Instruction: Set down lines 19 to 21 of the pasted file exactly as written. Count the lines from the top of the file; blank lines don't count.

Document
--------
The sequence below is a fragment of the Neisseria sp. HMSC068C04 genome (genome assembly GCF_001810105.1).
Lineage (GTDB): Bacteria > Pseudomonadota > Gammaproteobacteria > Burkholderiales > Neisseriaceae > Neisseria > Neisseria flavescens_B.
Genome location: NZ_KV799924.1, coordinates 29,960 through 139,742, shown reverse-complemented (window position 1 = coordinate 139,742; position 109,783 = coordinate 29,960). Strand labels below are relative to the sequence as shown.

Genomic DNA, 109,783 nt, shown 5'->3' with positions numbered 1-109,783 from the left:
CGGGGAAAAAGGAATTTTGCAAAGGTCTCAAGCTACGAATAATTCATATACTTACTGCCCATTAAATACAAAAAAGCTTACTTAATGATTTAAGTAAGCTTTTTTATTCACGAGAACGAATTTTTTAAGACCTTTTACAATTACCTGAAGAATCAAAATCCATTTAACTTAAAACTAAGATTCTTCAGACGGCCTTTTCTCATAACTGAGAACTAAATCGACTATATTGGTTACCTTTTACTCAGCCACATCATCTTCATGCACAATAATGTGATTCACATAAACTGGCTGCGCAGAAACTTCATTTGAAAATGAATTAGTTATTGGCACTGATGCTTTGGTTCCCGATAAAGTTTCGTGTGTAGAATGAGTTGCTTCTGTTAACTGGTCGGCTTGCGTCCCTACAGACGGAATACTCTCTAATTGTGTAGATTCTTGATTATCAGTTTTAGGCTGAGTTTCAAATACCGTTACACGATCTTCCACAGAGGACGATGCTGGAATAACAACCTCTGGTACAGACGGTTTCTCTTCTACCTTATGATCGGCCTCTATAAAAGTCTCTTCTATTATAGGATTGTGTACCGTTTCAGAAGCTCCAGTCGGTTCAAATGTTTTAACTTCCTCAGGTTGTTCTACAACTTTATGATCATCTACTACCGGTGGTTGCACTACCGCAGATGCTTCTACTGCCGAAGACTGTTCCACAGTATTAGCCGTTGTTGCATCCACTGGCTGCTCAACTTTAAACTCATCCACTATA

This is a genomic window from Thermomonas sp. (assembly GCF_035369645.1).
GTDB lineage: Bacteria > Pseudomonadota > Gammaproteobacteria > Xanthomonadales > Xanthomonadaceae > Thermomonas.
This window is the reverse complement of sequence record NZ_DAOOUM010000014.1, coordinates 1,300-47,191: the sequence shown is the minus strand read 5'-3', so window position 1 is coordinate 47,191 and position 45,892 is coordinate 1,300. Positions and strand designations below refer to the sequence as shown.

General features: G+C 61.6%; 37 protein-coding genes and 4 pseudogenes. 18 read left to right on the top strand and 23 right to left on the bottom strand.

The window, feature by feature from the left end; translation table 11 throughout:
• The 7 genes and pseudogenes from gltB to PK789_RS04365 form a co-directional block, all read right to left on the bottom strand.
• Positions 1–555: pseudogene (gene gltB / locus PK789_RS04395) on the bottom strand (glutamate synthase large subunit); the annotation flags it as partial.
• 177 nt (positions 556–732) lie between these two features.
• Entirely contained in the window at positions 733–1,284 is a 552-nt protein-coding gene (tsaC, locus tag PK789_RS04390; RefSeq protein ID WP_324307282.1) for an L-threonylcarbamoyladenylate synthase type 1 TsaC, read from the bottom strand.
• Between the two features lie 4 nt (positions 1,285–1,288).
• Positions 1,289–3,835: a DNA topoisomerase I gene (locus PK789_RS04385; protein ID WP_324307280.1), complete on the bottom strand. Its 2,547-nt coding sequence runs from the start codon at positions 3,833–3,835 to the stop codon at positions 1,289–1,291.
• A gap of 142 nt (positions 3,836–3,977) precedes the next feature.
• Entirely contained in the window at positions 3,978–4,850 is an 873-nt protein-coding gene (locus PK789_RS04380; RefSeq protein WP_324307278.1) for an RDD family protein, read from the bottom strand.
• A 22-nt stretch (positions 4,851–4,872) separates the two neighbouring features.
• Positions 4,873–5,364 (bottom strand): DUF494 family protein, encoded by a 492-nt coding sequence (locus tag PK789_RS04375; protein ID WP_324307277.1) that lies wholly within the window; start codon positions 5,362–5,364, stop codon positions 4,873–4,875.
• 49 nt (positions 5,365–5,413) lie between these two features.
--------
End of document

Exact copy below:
• A 22-nt stretch (positions 4,851–4,872) separates the two neighbouring features.
• Positions 4,873–5,364 (bottom strand): DUF494 family protein, encoded by a 492-nt coding sequence (locus tag PK789_RS04375; protein ID WP_324307277.1) that lies wholly within the window; start codon positions 5,362–5,364, stop codon positions 4,873–4,875.
• 49 nt (positions 5,365–5,413) lie between these two features.